Massachusetts Gov. Deval Patrick is pushing the state to strengthen its energy grid and sea walls against the potential effects of global warming. Many states are taking up such adaptation projects.
Massachusetts state officials formally announced a $50 million effort to adapt to current and future effects of global warming, with some 80 percent of the money slated to support projects that will reduce the vulnerability of critical facilities in cities and towns to power failures.
The remaining $10 million is slated for projects to rebuild sea walls and repair or remove dams to deal with coastal and inland flooding from severe storms. Of that $10 million, $1 million is intended to support pilot projects in coastal communities to rebuild natural defenses against storm surge.
The program typifies a shift that has been under way during the past several years as states with global-warming policies have added adaptation to their agendas. More recently, they started to move beyond studies of needs to initiating projects, notes Kyle Aarons, a senior fellow with the Center for Climate and Energy Solutions (C2ES), based in Arlington, Va.
So far, 15 states – mainly along the East and West Coasts – have completed adaptation plans, according to data Mr. Aarons compiles on state and local efforts. Another four are still developing plans, while seven states and the District of Columbia have yet to follow through on recommendations to develop adaptation plans contained in broader climate action documents.
"Now that we're starting to see real impacts of climate change in the form of rising seas and extreme weather events, we're seeing states rather quickly gear up their adaptation efforts and are now explicitly investing in infrastructure to adapt to climate change," says Mr. Aarons.
The actions in Massachusetts and other states are signaling a shift in thinking, suggests Rachel Cleetus, a climate economist at the Union of Concerned Scientists, an environmental organization in Cambridge, Mass.
"We're not just going to watch this stuff unfold and react to it episodically" when severe weather strikes, she says. "We're going to take a proactive approach to this, we're going to look ahead and try to prepare ahead of time both to minimize damage and to identify the vulnerabilities and realize there are things we can do to minimize damage."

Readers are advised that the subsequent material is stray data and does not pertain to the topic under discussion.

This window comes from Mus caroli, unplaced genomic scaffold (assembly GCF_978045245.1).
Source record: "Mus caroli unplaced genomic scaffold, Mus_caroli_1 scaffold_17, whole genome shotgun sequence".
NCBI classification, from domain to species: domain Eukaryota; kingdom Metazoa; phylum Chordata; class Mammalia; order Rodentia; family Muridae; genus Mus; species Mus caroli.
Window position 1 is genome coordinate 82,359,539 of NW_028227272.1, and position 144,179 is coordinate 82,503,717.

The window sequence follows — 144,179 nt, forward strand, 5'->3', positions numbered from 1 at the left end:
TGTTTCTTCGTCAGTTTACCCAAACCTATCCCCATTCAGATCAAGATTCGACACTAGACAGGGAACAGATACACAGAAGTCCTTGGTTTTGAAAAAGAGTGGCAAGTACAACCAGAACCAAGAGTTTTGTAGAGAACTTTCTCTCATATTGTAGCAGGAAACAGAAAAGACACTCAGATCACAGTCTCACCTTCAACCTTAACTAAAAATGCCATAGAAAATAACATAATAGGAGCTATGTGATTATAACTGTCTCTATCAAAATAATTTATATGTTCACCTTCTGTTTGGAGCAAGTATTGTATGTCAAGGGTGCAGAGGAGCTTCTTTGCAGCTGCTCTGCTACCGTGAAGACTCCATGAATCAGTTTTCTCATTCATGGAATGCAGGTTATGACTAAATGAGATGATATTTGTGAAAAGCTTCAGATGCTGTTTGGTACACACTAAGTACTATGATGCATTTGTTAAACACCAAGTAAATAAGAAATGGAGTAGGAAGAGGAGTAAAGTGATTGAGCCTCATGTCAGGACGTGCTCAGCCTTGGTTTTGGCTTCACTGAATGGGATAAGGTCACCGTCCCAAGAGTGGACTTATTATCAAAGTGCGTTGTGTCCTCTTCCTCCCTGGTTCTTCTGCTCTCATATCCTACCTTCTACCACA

In a speech Tuesday, Massachusetts Gov. Deval Patrick announced the new adaptation plan, which Dr. Cleetus calls a promising start to the state's effort to cope with the effects of climate change.
"It shows serious commitment," she adds. "Obviously, more will need to be done, but this effort shows the way."
Putting overall dollar amounts on state adaptation efforts can be difficult, Aarons says. For instance, in Massachusetts, California, or New York, the link between adaptation projects and climate change is explicit. In others states, where politicians give global warming a cold shoulder, projects that could fit into an adaptation bin are merely labeled coastal or wetlands restoration projects or projects to build a more resilient electrical grid. The impact on resilience can be the same, but the inconsistent labeling can cloud attempts to keep track of dedicated adaptation efforts.
Such was the case last August, when Gov. Chris Christie (R) of New Jersey and US Energy Secretary Ernest Moniz jointly announced a project whose goal is to move a key section of the state's transit system onto its own microgrid. Microgrids are small-scale versions of state, regional, or national grids in which electricity is generated and distributed over areas as small as a few square blocks.
Secretary Moniz invoked the projected increase in weather extremes in a warming climate as a key driver of the project. Governor Christie, who has been seen by some as a front-runner for the GOP presidential nomination in 2016, avoided invoking climate change.
The focus on energy supplies and delivery is a cornerstone of the national adaptation strategy President Obama unveiled last year, notes Lucas Bifera, one of Aarons's colleagues at C2ES. That helps explain the large portion of Governor Patrick's program aimed at boosting the resilience of the grid and introducing microgrids built on clean-energy technologies.
Massachusetts state officials anticipate underwriting the program using payments from electricity retailers in the state who failed to comply with requirements for tapping renewable and alternative energy sources.
The plan also makes provision for hiring a state climatologist. And it envisions spending $2 million to pay for elements that deal with adaptation issues confronting transportation and public health. The governor reportedly would have to get the state Legislature to provide the $2 million.
[An earlier version of this article misstated the last name of Lucas Bifera, an employee at C2ES.]